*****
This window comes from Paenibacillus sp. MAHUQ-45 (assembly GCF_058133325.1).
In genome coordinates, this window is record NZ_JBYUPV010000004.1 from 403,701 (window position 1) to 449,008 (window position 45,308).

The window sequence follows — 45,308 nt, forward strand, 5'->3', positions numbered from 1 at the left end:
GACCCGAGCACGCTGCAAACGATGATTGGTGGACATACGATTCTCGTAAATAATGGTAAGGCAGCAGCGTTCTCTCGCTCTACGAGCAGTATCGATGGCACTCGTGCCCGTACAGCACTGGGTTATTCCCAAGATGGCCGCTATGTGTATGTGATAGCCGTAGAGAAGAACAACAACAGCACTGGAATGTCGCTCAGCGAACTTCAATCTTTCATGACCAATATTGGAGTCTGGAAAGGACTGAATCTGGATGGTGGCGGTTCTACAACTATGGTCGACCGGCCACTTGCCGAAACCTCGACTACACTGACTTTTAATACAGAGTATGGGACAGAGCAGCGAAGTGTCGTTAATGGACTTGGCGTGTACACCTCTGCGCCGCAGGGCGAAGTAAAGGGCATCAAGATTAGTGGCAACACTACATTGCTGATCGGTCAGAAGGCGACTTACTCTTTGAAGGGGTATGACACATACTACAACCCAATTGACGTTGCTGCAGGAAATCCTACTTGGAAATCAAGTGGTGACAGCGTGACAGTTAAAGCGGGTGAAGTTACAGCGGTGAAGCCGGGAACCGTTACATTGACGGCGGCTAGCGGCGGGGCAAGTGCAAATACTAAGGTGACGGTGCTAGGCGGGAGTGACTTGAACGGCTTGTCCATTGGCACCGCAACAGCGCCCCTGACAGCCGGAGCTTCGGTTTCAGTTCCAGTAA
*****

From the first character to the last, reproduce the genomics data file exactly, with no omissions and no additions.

This window comes from Paenibacillus sp. MAHUQ-45 (assembly GCF_058133325.1).
In genome coordinates, this window is record NZ_JBYUPV010000004.1 from 403,701 (window position 1) to 449,008 (window position 45,308).

The window sequence follows — 45,308 nt, forward strand, 5'->3', positions numbered from 1 at the left end:
GACCCGAGCACGCTGCAAACGATGATTGGTGGACATACGATTCTCGTAAATAATGGTAAGGCAGCAGCGTTCTCTCGCTCTACGAGCAGTATCGATGGCACTCGTGCCCGTACAGCACTGGGTTATTCCCAAGATGGCCGCTATGTGTATGTGATAGCCGTAGAGAAGAACAACAACAGCACTGGAATGTCGCTCAGCGAACTTCAATCTTTCATGACCAATATTGGAGTCTGGAAAGGACTGAATCTGGATGGTGGCGGTTCTACAACTATGGTCGACCGGCCACTTGCCGAAACCTCGACTACACTGACTTTTAATACAGAGTATGGGACAGAGCAGCGAAGTGTCGTTAATGGACTTGGCGTGTACACCTCTGCGCCGCAGGGCGAAGTAAAGGGCATCAAGATTAGTGGCAACACTACATTGCTGATCGGTCAGAAGGCGACTTACTCTTTGAAGGGGTATGACACATACTACAACCCAATTGACGTTGCTGCAGGAAATCCTACTTGGAAATCAAGTGGTGACAGCGTGACAGTTAAAGCGGGTGAAGTTACAGCGGTGAAGCCGGGAACCGTTACATTGACGGCGGCTAGCGGCGGGGCAAGTGCAAATACTAAGGTGACGGTGCTAGGCGGGAGTGACTTGAACGGCTTGTCCATTGGCACCGCAACAGCGCCCCTGACAGCCGGAGCTTCGGTTTCAGTTCCAGTAA